Punching the Research Effort Clock

As observed today in Nature (& blogged here earlier in the year), the NSF is doing a very precise time audit of funded researchers to ensure they actually spend as much time as they are paid for on specific projects. So far, UPenn and Caltech have been scrutinized and found wanting (Caltech took a hit to their indirect cost rate). The next batch of reports will cover UC San Diego, UC Berkeley, U Utah, U Ill Urb-Cham, and Vanderbilt. Not surprisingly, everyone is being tight-lipped about the entire process. So much for NSF’s concern about administrative burden.

Update: Speak of the devil. The US DHHS Office of the Inspector General has released its FY08 Work Plan. Among the fun doings to anticipate, “We will review administrative and clerical salaries charged to federally sponsored grants and cooperative agreements by colleges and universities…. We will review colleges’ and universities’ compliance with selected aspects of OMB Circular A-21. … We will review NIH’s monitoring of extramural grantees for potential conflicts of interest. We will focus on financial conflicts of interest that grantee institutions report to NIH, as well as the extent to which NIH oversees grantees’ monitoring and management of potential financial conflicts of interest.” And somehow this slipped past those crack federal editors: “We will review the extent to which Data and Safety Monitoring Boards (DSMB) in clinical trials.” Hmmm.

Our friend Brian Martinson and his group in Minnesota note that misreporting is the norm: 70% of mid-career scientists winning their first R01 use at least some of the funds for other projects. Of course, this is getting harder to do now when the NIH lops 20% off your approved budget just for starters.

All I can say is wait until the CTSAers have to start logging in NUMBERS OF HOURS PER PERSON OR PROJECT (fractions of hours even!) in a central database. I am so far behind logging in my own effort it isn’t funny … and it really puts a damper on wanting to help people because, damn, then I have to log the hours and probably create a new account describing the person & their research & exactly what CTSA services they received. Criminey. Nothing like making the support of innovative translational research such a joy.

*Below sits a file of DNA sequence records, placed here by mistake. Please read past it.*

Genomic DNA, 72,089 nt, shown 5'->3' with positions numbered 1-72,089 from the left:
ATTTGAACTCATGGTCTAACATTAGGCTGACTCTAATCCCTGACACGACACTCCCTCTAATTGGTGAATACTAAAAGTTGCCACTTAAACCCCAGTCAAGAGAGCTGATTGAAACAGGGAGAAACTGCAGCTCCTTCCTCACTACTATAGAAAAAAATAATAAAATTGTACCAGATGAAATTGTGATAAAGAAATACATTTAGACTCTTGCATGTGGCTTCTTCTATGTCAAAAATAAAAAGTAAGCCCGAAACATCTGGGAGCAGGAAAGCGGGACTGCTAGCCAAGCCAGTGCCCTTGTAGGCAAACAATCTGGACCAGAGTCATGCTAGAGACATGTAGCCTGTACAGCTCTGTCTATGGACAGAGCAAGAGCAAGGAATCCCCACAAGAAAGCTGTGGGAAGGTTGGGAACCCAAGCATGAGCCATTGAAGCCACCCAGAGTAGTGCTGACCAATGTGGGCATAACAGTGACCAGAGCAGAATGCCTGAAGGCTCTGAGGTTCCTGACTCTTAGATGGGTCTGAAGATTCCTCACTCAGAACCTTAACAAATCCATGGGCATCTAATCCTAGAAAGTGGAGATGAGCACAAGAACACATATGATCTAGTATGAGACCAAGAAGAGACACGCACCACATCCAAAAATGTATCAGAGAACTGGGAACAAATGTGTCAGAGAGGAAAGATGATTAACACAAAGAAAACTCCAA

1. drugmonkey said

    this is so bloody STUPID! the Nature thing is all about documenting time spent- it can’t be done. How do they account for the times you wake up in the middle of the night thinking through your latest research problem? Time in the shower rehearsing the edits you are going to make to the paper?

    obviously since we’re talking about documentation this is about institutions screwing up the percentatge efforts they assign on an ongoing basis. And even this is stupid. Say I have three grants. I assign 33%, 33% and 34% effort. Does my real effort match this across the month or year? Likely not. How do I know which paper is going to suck up more than expected time? Which research prep is going to go south and which is going to be unexpectedly smooth?

    And there’s overlap. If you go to a conference on Grant #1s dime do you really not talk about the science on Grants #2 and #3? Sure you do.

    Perhaps the real solution here is to match the paperwork to the practices of the industry instead of trying to fit some irrelevant company derived scheme onto our rather unique business.

    Preachin’ to the choir, DM. I think all they want is numbers on all the paperwork to match up a la Brazil. But now you’ve reminded me that I probably do need to log my 1 am musings in the CTSA database. – writedit

  2. drugmonkey said

    Couple more thoughts: